In my last post, I shared some details about how I have been quilling with some of the gorgeous hand-marbled paper that I’ve recently bought. It is very easy to roll after being cut into strips, but I also wanted to try using it as a background to some open ring coils – and this is the result!
For each petal of this ‘floral creation’, I made a ring coil using 3mm purple strip, wrapped four times around a dowel, gluing along the whole length of the strip as I wrapped. After removing it from the dowel, I shaped it into an oval, then wrapped it four times around with gilt-edged gold strip. (I find you need to wrap an outline strip several times for it really to make a visual impact.) The resulting ring coil was very strong and easy to glue firmly on to the marbled paper. I made sure to spend some time selecting an ‘interesting’ section of the marbled pattern that would be framed by the ring. Once the glue had dried, it was simply a matter of trimming closely around the outside of the ring with scissors.
For the green sections of the piece, I tried to create some unusual foliage by threading tightly coiled tendrils through the apex holes of four loosely formed Pixie-Hood Loops. Pixie-Hood Looping is a technique found in antique quilling which has recently been endorsed as an officially recognised quilling shape by The Quilling Guild.
I am pleased with the impact of the shapes and colours in this piece, and am now looking around for a suitable box frame in which to mount it. Hopefully this will end up for sale in the cabinet which I’m proud to say now contains several other pieces of my work at Gallery Fifty Five.
I’m always on the look-out for potential new quilling materials, so was delighted to make the acquaintance of a hand-marbled paper supplier last week at the fabulous Taunton Flower Show. Marshall and Fuller produce an amazing range of uniquely patterned papers whose weight is ideal for quilling applications, so I just had to treat myself by buying a sheet to play with.
Here’s a photo of a section of the sheet that I bought … yes, with a pattern like that it was guaranteed to get the creative ‘juices’ flowing! What’s more, I was assured by the manufacturer that the colours do not run in contact with PVA glue or varnish, so I just couldn’t wait to start experimenting. First, I cut some 3mm wide strips and backed them by gluing standard quilling strips in complementary colours along their length. When dry, this produced some very substantial strips – patterned on one side – which held their coil beautifully after rolling. Here, you can see the lovely effect that quilling with these produced:
Then, I tried rolling up some long triangular sections of the paper to make some beads, and I’m absolutely thrilled with the result! The little sections of pattern combine together in a really attractive and interesting way, and (although I say it myself), I think these earrings are absolutely stunning!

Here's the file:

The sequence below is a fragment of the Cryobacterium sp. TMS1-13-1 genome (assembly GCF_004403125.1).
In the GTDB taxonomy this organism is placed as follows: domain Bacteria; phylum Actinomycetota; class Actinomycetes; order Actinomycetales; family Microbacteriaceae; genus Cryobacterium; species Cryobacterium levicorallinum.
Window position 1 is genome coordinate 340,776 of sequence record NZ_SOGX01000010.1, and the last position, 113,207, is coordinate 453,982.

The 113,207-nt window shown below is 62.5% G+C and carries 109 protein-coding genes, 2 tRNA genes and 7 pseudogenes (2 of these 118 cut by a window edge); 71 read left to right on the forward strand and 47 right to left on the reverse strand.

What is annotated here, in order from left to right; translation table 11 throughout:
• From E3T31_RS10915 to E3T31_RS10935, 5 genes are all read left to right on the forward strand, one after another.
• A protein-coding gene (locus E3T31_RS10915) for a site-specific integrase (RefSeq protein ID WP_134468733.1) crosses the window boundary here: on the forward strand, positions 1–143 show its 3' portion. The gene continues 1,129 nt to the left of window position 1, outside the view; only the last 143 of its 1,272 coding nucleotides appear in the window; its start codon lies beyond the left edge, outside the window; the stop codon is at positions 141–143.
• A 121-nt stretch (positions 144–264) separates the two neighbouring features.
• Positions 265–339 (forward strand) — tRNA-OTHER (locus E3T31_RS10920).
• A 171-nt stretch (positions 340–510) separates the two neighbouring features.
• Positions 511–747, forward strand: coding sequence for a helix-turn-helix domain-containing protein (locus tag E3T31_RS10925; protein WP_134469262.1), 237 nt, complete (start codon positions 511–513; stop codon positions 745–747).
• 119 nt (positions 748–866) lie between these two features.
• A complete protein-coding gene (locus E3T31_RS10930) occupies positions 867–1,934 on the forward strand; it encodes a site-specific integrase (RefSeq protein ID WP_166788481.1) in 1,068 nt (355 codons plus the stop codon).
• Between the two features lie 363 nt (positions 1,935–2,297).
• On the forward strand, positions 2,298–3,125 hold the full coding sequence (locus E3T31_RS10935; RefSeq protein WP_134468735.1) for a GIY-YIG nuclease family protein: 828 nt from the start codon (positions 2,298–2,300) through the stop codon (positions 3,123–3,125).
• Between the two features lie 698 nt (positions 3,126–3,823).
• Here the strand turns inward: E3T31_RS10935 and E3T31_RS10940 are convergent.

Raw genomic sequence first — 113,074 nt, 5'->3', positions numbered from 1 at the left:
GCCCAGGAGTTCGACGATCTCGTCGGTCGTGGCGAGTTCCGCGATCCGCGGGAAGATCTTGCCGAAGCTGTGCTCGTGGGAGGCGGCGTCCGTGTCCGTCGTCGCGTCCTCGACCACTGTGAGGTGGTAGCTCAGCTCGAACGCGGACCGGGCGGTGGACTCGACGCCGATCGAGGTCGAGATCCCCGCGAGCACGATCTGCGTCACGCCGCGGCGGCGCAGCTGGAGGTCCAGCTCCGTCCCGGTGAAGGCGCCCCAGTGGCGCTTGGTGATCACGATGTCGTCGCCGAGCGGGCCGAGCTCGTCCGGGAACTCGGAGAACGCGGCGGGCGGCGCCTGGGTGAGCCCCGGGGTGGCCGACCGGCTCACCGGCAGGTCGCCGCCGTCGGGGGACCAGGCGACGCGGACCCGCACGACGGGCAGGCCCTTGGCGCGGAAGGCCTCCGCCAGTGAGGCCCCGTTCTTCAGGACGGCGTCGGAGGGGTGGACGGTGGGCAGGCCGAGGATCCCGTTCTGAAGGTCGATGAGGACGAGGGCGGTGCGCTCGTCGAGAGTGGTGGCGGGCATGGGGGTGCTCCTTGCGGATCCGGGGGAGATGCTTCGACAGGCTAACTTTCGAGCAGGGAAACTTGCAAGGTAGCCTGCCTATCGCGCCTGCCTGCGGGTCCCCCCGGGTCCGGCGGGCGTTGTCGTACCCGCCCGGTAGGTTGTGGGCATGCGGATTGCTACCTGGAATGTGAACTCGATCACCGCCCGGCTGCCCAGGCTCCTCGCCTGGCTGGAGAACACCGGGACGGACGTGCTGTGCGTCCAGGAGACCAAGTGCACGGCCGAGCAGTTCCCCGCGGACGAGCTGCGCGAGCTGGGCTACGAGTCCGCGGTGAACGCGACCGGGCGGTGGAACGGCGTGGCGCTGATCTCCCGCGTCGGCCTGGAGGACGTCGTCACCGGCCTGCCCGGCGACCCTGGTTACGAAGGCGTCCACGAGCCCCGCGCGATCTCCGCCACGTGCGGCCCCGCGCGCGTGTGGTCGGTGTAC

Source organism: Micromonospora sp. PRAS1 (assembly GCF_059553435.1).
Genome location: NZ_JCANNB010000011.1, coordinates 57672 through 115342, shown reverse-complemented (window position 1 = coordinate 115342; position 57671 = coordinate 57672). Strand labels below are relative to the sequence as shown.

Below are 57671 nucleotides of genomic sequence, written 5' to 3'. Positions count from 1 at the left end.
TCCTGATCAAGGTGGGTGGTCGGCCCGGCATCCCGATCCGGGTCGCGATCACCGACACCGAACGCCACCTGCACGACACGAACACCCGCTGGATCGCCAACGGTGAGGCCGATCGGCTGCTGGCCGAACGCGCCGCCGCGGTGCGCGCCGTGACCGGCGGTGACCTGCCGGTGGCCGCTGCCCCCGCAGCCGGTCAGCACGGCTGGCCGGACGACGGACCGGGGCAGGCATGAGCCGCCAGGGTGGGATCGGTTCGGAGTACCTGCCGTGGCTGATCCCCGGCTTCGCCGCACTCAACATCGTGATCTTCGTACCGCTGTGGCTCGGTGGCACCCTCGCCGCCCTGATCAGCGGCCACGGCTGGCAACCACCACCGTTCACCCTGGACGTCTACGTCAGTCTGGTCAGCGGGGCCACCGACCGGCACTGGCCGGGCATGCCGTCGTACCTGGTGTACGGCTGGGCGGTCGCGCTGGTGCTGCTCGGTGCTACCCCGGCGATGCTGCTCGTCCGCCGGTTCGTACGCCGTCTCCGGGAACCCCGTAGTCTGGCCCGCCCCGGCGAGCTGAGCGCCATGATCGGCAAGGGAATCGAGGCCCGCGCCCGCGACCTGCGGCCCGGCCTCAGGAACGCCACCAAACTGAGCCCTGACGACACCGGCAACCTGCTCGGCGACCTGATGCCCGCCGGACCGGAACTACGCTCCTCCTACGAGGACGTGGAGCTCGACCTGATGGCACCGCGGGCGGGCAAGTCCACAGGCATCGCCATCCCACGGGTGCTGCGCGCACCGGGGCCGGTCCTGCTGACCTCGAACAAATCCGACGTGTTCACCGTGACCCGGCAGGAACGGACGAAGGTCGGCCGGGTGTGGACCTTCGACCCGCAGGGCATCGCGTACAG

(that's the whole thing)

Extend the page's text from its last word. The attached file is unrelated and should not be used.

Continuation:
I just can’t wait to experiment some more, so watch this space …
Yesterday, I had the privilege of conducting a ‘make and take’ quilling workshop at the annual ‘Culture on the Common’ event in Hartley Wintney, a village in Hampshire in the south of England. I had taken along a quilled project to work on during ‘quiet moments’, but I never even touched it as I was besieged by a succession of eager children (and their parents!) who couldn’t wait to create their first quilled flowers. Some of them were as young as four years old.
Pictured here (with her parents’ permission) is a young lady named Celia who proved herself to be a natural quiller right from the start. As soon as she had mastered the rolling of a coil, she was well on the way to creating her first flower with minimal guidance from me (which was just as well, as other children were soon gathering at my display table and clamouring for my attention).
It never ceases to impress me how quickly young children can grasp the basics and see the potential of creating art through the imaginative assembly of quilled shapes … and what firm ideas they have in terms of colours and shapes which quickly supersede any pre-planned project I have intended for them.
We started off by making small quilled daisies (as described on my workshops website Learn To Quill), but soon digressed into the creation of extra petals, tulip flowers, leaves and butterflies. The boys were instinctively drawn to the cog wheels of my crimping tool, and soon became engrossed in the processing of long crimped strips which their sisters then began to roll into coils.
Celia (my star pupil!) created her first quilled card with the daisy and a tulip, before vacating her seat at the table for another of the waiting children. It was not long, however, before she came back for more, and with just a little guidance from me was quickly reproducing another quilled flower design that she had seen on one of my cards … followed by a third design that she made up all by herself.
I always find it fascinating to witness how some people always seem to need a pattern to work from, while others can produce imaginative creations with quilling straight out of their heads – and it obviously starts in childhood. Celia certainly needed no prompting to place herself in the latter category! Did I help to inspire a new generation of quillers? Only time will tell … but the experience of working with these brilliant kids has certainly made me smile.